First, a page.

Markdown Guide


Markdown is a text formatting language which is designed to be simple, powerful and easy to read/edit. We are using it for content addition instead of plain HTML (which is not easy to read/edit).

Note: We are actually using a slight modification of Markdown, called Markdown Extra.

You can use HTML inside Markdown, but it should be avoided except for rare cases.

The full syntax of Markdown can be found on the official Markdown syntax guide, and changes that we're using are listed on the Markdown extra site. If you've never used Markdown before, you should read through those pages before adding content. The following should only be used as a quick cheat sheet. In the event that this page and the official documentation disagrees, follow the official documentation (and notify someone to change fix this page, if appropriate).

Important: Always preview!

Cheat Sheet


A paragraph is Markdown is one or more lines of text, separated by one or more blank lines. This means that you can manually wrap text if you prefer and it will still be one paragraph as long as you don't leave blank lines.

Do not indent the first line of paragraphs.


Hi, I am a paragraph.


Hi, I
am a paragraph.


Hi, I am a paragraph.


Unordered lists are created with *, +, or - at the beginning of lines. They're equivalent as far as the resulting list goes (pick one and stick with it within the same list of course).

Ordered (numbered) lists are created with numbers followed by periods at the start of lines. The numbers don't matter to markdown, but always start with one and go up, as a matter of style.

* Alpha
* Beta
* Gamma


+ Alpha
+ Beta
+ Gamma


- Alpha
- Beta
- Gamma

show as

  • Alpha
  • Beta
  • Gamma
1. Steal underpants
1. ???
1. Profit

shows as

  1. Steal underpants.
  2. ???
  3. Profit

Emphasized text

You can emphasize text by surrounding it by asterisks, or underlines. One asterisk/underline on each side leads to italicized text (em tag in HTML), and two on each side leads to bolded (strong tag in HTML).

  • *aoeuhtns* -> aoeuhtns
  • _aoeuhtns_ -> aoeuhtns
  • **aoeuhtns** -> aoeuhtns
  • __aoeuhtns__ -> aoeuhtns

Links can be inserted with the following format: [Link Text]( "Title"). Title is optional, but try to use them if it makes sense.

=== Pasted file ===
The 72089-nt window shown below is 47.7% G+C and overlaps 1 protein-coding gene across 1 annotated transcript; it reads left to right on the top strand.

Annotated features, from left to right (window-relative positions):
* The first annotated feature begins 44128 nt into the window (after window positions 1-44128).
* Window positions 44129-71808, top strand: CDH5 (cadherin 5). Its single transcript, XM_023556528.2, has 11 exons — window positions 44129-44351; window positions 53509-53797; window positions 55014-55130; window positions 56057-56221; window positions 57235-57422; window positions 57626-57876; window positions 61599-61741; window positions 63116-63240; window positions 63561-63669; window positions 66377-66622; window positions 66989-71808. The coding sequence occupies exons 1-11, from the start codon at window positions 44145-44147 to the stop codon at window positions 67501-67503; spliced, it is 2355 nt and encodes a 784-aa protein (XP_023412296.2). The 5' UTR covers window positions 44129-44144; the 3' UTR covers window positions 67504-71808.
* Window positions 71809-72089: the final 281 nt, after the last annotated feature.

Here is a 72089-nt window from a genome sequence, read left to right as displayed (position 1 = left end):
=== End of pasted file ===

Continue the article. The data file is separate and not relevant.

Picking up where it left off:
[An example]( "Everything you desire")

yields: An example

Reference style links can be written like [Link Text][reference], and then at any point in the same document (on its own line), [reference]: "Optional Title"

With reference style links, if the reference is the same as the link text, the reference can be omitted.

[Reference Style][reference style]


[Reference Style][]

and then elsewhere in the document on its own line

[reference style]: "A reference style link"

yields: Reference Style


Use HTML for images, check the content author guide for instructions on how to automatically insert the right HTML, as well as for styling help.


Headers come in two styles, underlined with ====== (for biggest header), or ------ (for second biggest), or prefixed with a number of #s, from one to five. Higher numbers are subheaders.

Header One


# Header One


Header One

## Header Two


Header Two


Header Two

Important: Read the style guide for correct header usage. Do not just use them to make big text, they should be section headings.


Blocks of quoted text are created by starting each quoted line with right angle brackets ">", like you'll sometimes see in emails.

> This is some quoted gunk
> and this is more


This is some quoted gunk and this is more

Code blocks

If you indent each line of a block of text by at least four spaces (or one tab), it will be output as a preformatted code block (usually used for discussing programming or markup source code). One level of indent is automatically removed (four spaces or one tab).

Alternatively, you can surround code blocks by a line of tildes (three or more).

<p>A literal block of html</p>


    <p>A literal block of html</p>

output as

<p>A literal block of html</p>

Horizontal rules

Horizontal rules can be created with a line containing only asterisks, hyphens, or underscores (three or more).




You can do tables by separating the table headings from table content with hyphens, and separating table columns with pipe characters, like so:

First Column | Second Column
Some content | Hello
Some more    | Hello again
And yet more | Huzzah!


First Column Second Column
Some content Hello
Some more Hello again
And yet more Huzzah!

This can get difficult for large tables, so you are allowed to use HTML tables. Be sure to use all of the semantic tags that are appropriate however, such as thead, caption, tbody, etc.

Backslash escapes

Since Markdown gives special meaning to some characters, if you want to literally include one of those characters in a place where it would otherwise have special meaning, add a backslash (\) before it.

Converted HTML entities

In HTML you must escape certain characters such as &, <, and > using &amp; &lt; and &gt; instead. That is not necessary in Markdown, and will be done automatically for you. You still can input them in the long form, it's just not required for the common ones.

Inline HTML

You can use HTML inside Markdown texts, but avoid it wherever possible. While a full page of HTML is technically valid Markdown, it will not be accepted by the moderators under normal circumstances.

See the Markdown Extra site for inline HTML rules if you need it. This supersedes the rules stated in the Markdown syntax guide (but still check the Markdown syntax guide, as it's more complete).

And more!

This is not a full list. If you need something more exotic, or to see the full rules governing any syntax, check the official documentation: Markdown and Markdown Extra.